The sound design is excellent, pairing quite beautifully with the visuals to create elegant moments of suspense. Capturing every creak and lock click, Annan keeps us on tenterhooks as Jenkin has one close encounter with being discovered by the guards after another. The director toys with the gamesmanship of the escape, the fine-tuning of their modus operandi and the trial and error learning curve. Adopting a similar sense of dignity and poise to The Shawshank Redemption, there are skirmishes but it retains the patience and low tech security of the ’70s. The laidback prison sentence involving activities such as woodwork, gardening, a library and having writing implements at their disposal enhance the film’s bygone era and association with Frank Darabont’s classic.
Whatever reservations you have about the film’s authenticity quickly dissolve as you become immersed in the excitement and powerful undertow of this gripping political thriller. While lean, its truly suspenseful and moves at a rapid pace, capturing everything we love about prison break thrillers. It’s fresh thanks to Radcliffe’s starring role, Jenkin’s perspective as a white anti-apartheid activist and the innovative and resourceful Macgyver escape angle. Sleek visuals, a taut atmosphere, a driving soundtrack and authentic production design transcend the film’s superficial flaws to make for an entertaining, gripping and enjoyable thriller with a substantial message. Although far from perfect, it does capture the spirit of the times and the essence of the true story with panache and great entertainment value.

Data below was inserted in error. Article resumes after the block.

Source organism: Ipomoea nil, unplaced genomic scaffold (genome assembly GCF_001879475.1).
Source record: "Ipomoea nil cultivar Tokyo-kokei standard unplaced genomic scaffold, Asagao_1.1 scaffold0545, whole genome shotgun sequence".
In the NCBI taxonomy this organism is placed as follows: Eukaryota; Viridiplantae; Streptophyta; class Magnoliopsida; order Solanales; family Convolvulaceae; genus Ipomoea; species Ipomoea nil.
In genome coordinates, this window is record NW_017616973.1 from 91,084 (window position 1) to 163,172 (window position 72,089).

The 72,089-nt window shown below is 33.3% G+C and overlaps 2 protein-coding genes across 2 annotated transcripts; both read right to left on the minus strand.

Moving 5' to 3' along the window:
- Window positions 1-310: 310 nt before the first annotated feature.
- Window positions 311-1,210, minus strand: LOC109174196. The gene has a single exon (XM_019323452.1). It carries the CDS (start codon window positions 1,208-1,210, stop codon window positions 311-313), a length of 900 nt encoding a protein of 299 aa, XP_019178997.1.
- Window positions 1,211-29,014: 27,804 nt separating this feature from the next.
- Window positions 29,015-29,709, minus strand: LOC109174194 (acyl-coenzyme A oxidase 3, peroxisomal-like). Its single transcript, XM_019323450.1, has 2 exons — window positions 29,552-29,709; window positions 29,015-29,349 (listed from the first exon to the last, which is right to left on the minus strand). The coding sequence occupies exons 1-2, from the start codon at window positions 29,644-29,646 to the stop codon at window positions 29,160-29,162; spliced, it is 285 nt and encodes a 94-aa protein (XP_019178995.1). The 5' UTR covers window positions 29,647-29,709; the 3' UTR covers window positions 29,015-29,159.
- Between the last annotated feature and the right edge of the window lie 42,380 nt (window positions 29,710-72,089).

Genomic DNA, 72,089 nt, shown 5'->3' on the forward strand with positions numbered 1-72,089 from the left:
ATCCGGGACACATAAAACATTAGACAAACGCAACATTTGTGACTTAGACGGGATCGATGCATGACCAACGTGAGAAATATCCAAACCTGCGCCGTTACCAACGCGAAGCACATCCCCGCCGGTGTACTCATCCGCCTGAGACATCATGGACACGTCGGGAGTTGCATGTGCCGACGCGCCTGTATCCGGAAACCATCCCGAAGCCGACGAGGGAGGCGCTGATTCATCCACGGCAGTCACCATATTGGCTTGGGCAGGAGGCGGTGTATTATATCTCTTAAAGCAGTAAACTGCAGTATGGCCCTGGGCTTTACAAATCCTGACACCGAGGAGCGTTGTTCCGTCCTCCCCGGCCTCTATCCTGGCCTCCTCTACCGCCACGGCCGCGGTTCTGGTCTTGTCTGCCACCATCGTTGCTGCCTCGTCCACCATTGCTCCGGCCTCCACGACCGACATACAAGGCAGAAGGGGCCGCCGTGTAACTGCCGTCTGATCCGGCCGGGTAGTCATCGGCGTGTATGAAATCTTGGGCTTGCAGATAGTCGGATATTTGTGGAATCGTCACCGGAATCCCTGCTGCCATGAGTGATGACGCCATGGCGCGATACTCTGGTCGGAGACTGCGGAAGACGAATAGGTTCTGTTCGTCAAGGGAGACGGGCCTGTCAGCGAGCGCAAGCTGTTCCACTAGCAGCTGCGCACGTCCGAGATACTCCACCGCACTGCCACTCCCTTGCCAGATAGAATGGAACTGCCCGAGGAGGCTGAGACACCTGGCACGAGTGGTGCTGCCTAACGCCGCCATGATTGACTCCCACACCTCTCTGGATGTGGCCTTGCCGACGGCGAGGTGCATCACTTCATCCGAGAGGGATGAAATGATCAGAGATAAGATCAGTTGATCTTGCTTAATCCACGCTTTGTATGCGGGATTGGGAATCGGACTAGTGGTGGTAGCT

The bottom line: Stirring